FDA Grants Orphan Drug Designation to Vebreltinib for NSCLC With MET Aberrations

The FDA has granted an orphan drug designation to vebreltinib for the treatment of patients with non–small cell lung cancer harboring MET genomic tumor aberrations.

Guo-Liang Yu, PhD

The FDA has granted an orphan drug designation (ODD) to vebreltinib (APL-101) for the treatment of patients with non–small cell lung cancer (NSCLC) harboring MET genomic tumor aberrations.1

Vebreltinib is a novel small molecule kinase inhibitor targeting c-MET, and it is a type 1b class highly selective c-MET inhibitor. The ongoing global phase 2 SPARTA trial (NCT03175224) is evaluating vebreltinib in patients with NSCLC and other solid tumors with MET genomic dysregulation.

“While NSCLC is the most common type of lung cancer, a subset of patients will have MET genomic dysregulations in their tumors which make them more resistant to treatment, presenting an unmet medical need,” Guo-Liang Yu, PhD, co-founder, chairman and chief executive officer of Apollomics, stated in a press release. “We are pleased to have received the ODD for vebreltinib, as patients need new and better treatment options. Through genomic testing, we can identify patients who will benefit most from a targeted treatment like vebreltinib.”

Preclinical studies have shown that vebreltinib demonstrated strong tumor inhibitory effects in c-MET dysregulated human gastric, hepatic, pancreatic and lung cancer xenograft animal models and patient-derived xenograft models.

Previously reported data from clinical trials showed that vebreltinib (PLB1001) displayed a generally well-tolerated safety profile and preliminary evidence of clinical activity in patients with NSCLC harboring a mutation that leads to MET exon 14 skipping and in patients with secondary glioblastoma multiforme harboring MET fusion and/or exon 14 skipping with evidence of brain penetration.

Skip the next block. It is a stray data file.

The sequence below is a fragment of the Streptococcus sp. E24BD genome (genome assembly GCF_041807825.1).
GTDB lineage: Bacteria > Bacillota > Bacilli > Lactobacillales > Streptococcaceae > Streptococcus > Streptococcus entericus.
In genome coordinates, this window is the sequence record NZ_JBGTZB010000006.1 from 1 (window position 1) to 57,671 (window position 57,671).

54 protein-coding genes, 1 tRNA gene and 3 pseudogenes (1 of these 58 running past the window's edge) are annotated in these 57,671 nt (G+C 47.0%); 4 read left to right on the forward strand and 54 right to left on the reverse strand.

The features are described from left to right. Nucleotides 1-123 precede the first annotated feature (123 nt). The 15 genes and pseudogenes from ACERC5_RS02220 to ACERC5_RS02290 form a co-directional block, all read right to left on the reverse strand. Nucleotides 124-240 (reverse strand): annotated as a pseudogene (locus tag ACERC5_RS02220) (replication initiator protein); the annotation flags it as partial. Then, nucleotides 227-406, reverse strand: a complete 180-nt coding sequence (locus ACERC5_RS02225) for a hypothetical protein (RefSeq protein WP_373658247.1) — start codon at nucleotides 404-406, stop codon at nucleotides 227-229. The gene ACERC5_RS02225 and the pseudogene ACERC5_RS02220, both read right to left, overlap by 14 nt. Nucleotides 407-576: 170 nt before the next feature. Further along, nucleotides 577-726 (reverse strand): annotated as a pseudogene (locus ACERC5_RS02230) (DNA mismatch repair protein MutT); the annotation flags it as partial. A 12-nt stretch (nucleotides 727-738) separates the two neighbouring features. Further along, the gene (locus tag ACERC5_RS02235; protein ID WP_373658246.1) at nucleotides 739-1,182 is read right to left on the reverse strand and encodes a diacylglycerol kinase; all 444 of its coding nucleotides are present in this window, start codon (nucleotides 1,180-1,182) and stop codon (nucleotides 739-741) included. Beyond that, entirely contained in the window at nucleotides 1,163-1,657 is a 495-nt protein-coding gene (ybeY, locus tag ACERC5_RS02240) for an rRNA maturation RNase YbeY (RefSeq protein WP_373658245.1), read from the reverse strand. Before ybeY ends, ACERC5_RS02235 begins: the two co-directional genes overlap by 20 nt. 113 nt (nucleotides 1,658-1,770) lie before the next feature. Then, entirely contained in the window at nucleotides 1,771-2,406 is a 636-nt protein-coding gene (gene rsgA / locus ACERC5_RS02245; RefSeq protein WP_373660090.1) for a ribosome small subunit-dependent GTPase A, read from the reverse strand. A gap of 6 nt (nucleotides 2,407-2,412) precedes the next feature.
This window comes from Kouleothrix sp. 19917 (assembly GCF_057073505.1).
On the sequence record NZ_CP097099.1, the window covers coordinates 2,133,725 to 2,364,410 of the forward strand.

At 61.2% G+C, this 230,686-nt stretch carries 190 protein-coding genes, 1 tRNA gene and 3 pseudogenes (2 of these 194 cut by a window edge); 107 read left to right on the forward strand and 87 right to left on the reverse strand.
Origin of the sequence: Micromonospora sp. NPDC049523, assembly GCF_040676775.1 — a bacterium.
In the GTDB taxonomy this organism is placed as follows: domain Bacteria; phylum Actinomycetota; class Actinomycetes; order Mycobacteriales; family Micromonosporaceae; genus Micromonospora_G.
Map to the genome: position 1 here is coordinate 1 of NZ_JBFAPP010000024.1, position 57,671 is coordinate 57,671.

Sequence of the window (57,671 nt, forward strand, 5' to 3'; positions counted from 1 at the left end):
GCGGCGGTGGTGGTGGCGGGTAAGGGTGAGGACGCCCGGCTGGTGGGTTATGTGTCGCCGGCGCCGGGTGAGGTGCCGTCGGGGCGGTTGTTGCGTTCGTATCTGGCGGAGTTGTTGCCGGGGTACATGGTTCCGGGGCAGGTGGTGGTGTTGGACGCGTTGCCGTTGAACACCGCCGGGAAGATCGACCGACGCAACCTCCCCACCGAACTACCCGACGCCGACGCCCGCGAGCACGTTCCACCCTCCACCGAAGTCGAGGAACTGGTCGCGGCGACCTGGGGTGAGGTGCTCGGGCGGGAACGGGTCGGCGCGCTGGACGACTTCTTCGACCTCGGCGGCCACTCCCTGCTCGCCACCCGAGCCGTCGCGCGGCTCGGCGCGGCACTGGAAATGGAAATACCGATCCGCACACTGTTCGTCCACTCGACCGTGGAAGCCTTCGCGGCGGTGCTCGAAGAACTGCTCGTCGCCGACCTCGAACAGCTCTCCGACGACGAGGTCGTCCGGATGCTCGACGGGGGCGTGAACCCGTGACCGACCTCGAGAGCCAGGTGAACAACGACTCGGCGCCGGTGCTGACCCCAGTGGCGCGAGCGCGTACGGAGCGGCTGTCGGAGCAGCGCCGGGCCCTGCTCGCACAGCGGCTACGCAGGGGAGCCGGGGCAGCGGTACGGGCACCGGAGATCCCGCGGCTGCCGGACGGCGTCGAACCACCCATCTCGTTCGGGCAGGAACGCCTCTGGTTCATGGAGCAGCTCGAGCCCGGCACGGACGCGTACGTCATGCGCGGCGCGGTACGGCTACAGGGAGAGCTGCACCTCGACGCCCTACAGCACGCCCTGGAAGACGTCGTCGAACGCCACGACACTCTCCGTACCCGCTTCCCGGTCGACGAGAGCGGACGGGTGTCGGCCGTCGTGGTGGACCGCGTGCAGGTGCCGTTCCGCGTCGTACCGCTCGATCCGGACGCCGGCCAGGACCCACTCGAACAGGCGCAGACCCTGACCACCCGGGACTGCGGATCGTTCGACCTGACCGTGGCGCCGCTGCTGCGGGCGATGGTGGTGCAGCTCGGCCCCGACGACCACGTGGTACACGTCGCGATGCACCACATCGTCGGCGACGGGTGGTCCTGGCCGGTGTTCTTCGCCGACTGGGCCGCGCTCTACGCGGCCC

SPARTA is examining the efficacy of vebreltinib in patients with NSCLC with c-MET exon 14 skipping mutations, patients with cancers associated with c-MET amplifications, and patients with cancers associated with c-MET fusion.2

The trial is comprised of 7 cohorts:

  • Cohort A-1: Previously untreated patients with NSCLC harboring a c-MET exon 14 skip mutation.
  • Cohort A-2: Patients with NSCLC and a c-MET exon 14 skipping mutation who received 1 or 2 prior lines of treatment and are naïve to c-MET inhibitors.
  • Cohort B: Patients with NSCLC and a c-MET exon 14 skipping mutation who received prior treatment and progressed on a prior c-MET inhibitor.
  • Cohort C: Patients with tumor types except primary central nervous system (CNS) tumors with c-MET high-level amplifications.
  • Cohort C-1: Patients with NSCLC harboring MET amplification and EGFR wild-type who are MET inhibitor naïve.
  • Cohort D: Patients with tumor types except primary CNS tumors harboring c-MET fusions who are MET inhibitor naïve.
  • Cohort E: Patients with primary CNS tumors with MET alterations who are MET inhibitor naïve.

Key exclusion criteria for all patients include hypersensitivity to vebreltinib, excipients of the drug product, or other components of the study treatment regimen; or known actionable mutation/gene rearrangement of EGFR (except for cohort C), ALK, ROS1, RET, NTRK, KRAS, and BRAF.

All patients in each cohort will receive 200 mg of oral vebreltinib twice daily. The primary end point of the trial is objective response rate per blinded independent review committee per RECIST v1.1 criteria. Secondary end points include duration of response, clinical benefit rate, time to progression, progression-free survival, overall survival, and safety.

References

  1. Apollomics Inc. receives FDA orphan drug designation for vebreltinib (APL-101) for treatment of non-small cell lung cancer with MET genomic tumor aberrations. News release. Apollomics Inc. November 15, 2022. Accessed November 17, 2022. https://bit.ly/3TMuh46
  2. APL-101 study of subjects with NSCLC with c-MET exon 14 skip mutations and c-MET dysregulation advanced solid tumors (SPARTA). ClinicalTrials.gov. Updated July 27, 2022. Accessed November 17, 2022. https://clinicaltrials.gov/ct2/show/NCT03175224

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